Fuel specific Gravity and float levels
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Fuel specific Gravity and float levels

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    Senior Member jetboatperformance's Avatar
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    Default Fuel specific Gravity and float levels

    Just switched fuels (Dayco to Trick ) and noticed the blown jet was/seemed a bit "fat" on the exaust and the plug readings checked my fuel bowls and all four levels were up a bit from last use ?

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    Interesting observation. Something you may not always think about. I remember back many years ago when we actually mixed or blended fuel at the drag strip, we measured specific gravity to confirm the percetage of nitro methane in the mix. Makes sense if there was signficant difference in the specific gravities. Have you compared the specific graviites of the fuels?

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    Senior Member jetboatperformance's Avatar
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    Quote Originally Posted by fastmarlene View Post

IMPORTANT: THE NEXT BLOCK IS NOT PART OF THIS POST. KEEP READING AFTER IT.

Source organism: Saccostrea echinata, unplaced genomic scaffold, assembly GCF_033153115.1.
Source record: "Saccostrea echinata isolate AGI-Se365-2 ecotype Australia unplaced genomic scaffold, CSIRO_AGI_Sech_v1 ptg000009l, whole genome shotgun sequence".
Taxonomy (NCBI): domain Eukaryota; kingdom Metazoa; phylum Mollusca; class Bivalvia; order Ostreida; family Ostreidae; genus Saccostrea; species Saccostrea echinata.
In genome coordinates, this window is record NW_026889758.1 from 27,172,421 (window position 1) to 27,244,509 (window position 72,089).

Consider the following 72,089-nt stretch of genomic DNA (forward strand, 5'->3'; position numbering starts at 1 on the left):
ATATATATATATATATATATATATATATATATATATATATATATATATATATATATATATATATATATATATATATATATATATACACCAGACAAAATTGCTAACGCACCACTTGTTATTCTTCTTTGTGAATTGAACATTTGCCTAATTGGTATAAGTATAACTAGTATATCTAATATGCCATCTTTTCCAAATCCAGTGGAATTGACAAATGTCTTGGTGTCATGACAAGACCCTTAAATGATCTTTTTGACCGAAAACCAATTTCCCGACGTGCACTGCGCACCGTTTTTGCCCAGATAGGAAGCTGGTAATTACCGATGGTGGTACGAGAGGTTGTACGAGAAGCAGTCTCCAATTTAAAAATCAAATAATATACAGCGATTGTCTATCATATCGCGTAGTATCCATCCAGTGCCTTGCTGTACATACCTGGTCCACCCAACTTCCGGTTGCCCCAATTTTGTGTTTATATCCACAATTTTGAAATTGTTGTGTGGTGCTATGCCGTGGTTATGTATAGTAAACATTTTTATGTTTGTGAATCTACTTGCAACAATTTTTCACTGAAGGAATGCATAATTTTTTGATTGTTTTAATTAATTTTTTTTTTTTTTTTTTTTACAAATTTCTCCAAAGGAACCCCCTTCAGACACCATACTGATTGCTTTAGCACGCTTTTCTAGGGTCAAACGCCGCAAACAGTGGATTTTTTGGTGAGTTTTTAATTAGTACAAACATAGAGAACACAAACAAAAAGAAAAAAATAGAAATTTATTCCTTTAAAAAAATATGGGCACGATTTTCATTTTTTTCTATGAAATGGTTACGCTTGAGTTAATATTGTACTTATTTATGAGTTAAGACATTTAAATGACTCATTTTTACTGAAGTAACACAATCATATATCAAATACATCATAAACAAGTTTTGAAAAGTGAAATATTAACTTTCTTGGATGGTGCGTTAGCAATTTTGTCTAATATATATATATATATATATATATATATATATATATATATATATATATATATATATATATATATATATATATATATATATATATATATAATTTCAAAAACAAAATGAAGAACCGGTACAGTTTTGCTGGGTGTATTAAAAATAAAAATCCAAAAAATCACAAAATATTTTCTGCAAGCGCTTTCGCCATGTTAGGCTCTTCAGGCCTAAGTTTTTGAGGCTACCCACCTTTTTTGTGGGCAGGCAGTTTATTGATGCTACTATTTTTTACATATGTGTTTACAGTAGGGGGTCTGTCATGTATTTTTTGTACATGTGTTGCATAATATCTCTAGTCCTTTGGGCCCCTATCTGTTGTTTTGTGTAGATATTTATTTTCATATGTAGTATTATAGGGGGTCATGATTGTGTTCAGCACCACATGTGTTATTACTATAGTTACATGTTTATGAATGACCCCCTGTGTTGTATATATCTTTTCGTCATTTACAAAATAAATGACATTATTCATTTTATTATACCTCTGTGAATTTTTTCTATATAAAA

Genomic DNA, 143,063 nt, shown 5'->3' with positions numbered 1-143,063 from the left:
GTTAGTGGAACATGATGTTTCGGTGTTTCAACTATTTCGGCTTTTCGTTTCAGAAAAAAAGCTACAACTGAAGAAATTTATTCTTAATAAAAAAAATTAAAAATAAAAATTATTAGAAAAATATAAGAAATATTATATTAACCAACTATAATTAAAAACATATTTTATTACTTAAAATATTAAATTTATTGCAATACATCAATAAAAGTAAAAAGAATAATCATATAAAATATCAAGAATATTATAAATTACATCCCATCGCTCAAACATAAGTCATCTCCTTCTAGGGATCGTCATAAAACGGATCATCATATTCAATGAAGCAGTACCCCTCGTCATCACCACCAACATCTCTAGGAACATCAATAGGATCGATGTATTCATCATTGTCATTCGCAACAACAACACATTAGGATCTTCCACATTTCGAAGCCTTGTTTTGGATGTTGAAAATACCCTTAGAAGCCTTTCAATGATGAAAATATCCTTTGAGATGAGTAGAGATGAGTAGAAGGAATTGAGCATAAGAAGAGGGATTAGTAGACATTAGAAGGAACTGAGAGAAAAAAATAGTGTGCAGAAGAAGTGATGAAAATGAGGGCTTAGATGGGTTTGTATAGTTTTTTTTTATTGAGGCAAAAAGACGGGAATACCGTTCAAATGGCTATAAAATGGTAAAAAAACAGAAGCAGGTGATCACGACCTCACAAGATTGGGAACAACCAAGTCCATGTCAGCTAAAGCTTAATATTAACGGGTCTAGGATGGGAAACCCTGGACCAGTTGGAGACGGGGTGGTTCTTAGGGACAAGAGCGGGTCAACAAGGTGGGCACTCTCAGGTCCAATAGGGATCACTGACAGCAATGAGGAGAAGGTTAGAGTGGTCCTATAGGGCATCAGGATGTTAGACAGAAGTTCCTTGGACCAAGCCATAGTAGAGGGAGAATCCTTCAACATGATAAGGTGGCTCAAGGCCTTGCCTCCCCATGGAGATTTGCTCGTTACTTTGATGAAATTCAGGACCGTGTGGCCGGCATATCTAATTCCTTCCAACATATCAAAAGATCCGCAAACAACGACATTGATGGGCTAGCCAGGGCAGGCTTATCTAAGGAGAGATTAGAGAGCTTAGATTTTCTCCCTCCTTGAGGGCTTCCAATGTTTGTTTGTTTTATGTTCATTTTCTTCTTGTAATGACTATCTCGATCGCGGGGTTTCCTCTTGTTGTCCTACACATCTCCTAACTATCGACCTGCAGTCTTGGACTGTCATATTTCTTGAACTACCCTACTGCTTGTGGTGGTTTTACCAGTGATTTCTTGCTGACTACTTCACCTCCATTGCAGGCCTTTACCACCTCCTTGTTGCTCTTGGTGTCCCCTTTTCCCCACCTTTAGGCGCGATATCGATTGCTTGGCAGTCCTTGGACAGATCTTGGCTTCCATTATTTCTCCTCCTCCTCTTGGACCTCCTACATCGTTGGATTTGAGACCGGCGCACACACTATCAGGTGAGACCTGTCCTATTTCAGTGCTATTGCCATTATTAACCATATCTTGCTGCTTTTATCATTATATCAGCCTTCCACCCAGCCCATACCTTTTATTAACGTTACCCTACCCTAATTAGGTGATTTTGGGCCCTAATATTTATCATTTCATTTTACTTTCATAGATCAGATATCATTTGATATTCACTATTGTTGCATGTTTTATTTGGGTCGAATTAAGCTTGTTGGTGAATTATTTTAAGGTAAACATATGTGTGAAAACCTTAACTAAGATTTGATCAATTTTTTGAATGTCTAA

Interesting observation. Something you may not always think about. I remember back many years ago when we actually mixed or blended fuel at the drag strip, we measured specific gravity to confirm the percetage of nitro methane in the mix. Makes sense if there was signficant difference in the specific gravities. Have you compared the specific graviites of the fuels?
    Still researching mostly just curious but I found this ...
    Sunoco Race Fuels | Specific Gravity - What Is It And Why Does It Matter?

    "First, specific gravity has an impact on fuel metering, especially for carbureted engines. A heavier fuel is of course denser, so the float in a carb’s float bowl will sit higher than if a lighter fuel was used. If the float sits higher, the fuel level will be lower. Fuel level affects fuel metering in a number of ways, so if you’re switching fuels, pay attention to the fuel level in the bowls."

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    gn7
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    Switching fuels is tricky business. It not only effects the float level and all that comes along with that, but it effects jetting as well.
    We switch between two fuels depending on the type of course and its location. But we have learned what to expect between the two. If the SG is minor it doesn't amount to a whole lot. But it is big, the changes are big. One other thing to keep in mind, the SG of seasonal pump gas changes thru the year. Most boating is done during the summer months so it doesn't impact boating as much as other motosports.

    Some may think its crazy to switch fuels for differing courses. Its not as crazy as you might think. It does mack a difference.
    LINK: Shell fuel calculator



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